Things I Wish I Knew Before NOT Changing My Last Name
I didn’t change my last name when I got married – and there are a few things I wish I had known before making this decision.
After we got engaged, my husband, Nathan, and I were running around like crazy and choosing small details for our wedding; but there was one thing we didn’t put much thought into – whether or not I should change my last name.
We were engaged for about a year and a half, and over that time I had occasionally asked Nathan what he thought about it. Each time I was met with the same answer: “It’s your name, it’s your decision.”
I truly couldn’t gauge his interest on the topic because his interest in it didn’t exist. Finally, I decided that if it was something that I was going to do out of obligation to my husband or to honor some tradition we didn’t even know the history of, there really wasn’t a point. He completely agreed.
Now, this might be the point where it’s important to say that we’re both from the same small town in Georgia. I fully believe that the south is more progressive than people give it credit for — especially in the younger pockets. That said, I quickly came to realize that taking your husband’s last name is a widely accepted social norm.
About three months after my wedding I got a text message from a friend who had been a bridesmaid in my wedding that said, “Hi there, just noticed you hadn’t changed your name on Facebook — is it going to stay that way?”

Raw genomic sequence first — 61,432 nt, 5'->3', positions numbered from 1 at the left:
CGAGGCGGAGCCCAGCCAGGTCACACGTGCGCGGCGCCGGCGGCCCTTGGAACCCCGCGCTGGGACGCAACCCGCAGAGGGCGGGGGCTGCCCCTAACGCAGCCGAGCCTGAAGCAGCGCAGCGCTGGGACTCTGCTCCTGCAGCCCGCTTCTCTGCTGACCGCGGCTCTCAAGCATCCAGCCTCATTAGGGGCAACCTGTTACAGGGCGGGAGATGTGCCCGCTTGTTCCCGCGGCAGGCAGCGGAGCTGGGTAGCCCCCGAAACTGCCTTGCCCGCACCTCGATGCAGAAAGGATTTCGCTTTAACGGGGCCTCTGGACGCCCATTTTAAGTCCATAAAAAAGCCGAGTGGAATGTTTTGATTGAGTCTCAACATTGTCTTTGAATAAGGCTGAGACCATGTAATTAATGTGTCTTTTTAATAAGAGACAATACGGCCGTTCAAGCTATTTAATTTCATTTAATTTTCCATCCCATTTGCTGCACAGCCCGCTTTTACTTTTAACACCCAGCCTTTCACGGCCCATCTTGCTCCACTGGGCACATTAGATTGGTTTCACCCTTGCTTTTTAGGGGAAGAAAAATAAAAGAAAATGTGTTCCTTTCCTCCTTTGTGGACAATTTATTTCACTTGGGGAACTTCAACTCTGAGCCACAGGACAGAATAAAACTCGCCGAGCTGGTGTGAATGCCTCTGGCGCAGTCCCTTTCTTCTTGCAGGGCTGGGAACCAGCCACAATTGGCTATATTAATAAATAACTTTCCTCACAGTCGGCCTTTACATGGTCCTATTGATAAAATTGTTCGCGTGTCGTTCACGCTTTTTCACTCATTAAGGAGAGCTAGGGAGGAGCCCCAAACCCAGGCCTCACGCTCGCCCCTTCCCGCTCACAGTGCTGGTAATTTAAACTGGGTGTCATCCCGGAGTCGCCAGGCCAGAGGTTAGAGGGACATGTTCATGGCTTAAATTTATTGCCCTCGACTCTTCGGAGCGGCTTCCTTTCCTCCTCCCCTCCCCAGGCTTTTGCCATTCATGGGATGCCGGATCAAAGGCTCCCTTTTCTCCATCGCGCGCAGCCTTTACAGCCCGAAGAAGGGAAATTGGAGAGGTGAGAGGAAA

I was a little caught off guard, but her question seemed harmless enough. I provided some rambling answer about how we didn’t see the point, how my name is tied to my identity and, because my identity wasn’t changing, I didn't feel my name should either. If I had been caught off guard after the first question, her next response sent me reeling.
“I understand not wanting to change your name on the basis of feminism, but I also know that God urges us to be happy and proud to take our husbands’ names,” she told me.
I immediately realized that our religious values were not the same and that’s O.K. While I was shocked that she projected her concern onto me, I do feel like she was doing it out of genuine concern.
That brings me to my next point, which is that I wish I had been more sensitive to her views in my response, but instead I got defensive. I told her that it wasn’t a concern of hers and that names are a deeply personal issue. To be honest, I’m not sure that was the best response for a few reasons, but my real answer about my name was complex.
While I’m not super attached to my name, I do see it as my identity. It bothers me that women are forced to leave a huge identifying factor behind while the same is not expected of men. Both my husband and I were happy with the decision, but if I could go back, I would be more prepared to handle the questions ahead of time.
Since my wedding, I’ve received other responses from people, but none that have felt rude. Of course, we constantly get letters and invitations where my name is incorrect, but that doesn’t really bother me. I’m now happy to explain our decision to people if asked, but I’ve actually found that a lot of people are also shocked that this long-standing tradition is still going strong.
To make people feel better, I used to say that when I have children, I might hyphenate my name, but I know I won’t. I’ve had people tell me that they feel bad for kids who have hyphenated names, but my husband is a teacher and says it’s not only common but accepted. What I’m saying is that I don’t think 5-year-olds are being bullied to death over a hyphen. So right now, that’s what I think we’ll do.
But if that changes? That’s probably O.K., too.
If this is a tradition that’s important to you because of religious or personal concerns, that’s great. If you don’t care — that’s cool, too.
Looking back, I think a perfectly acceptable answer would have been the truth: “Neither of us felt strongly enough about it for me to make the change.”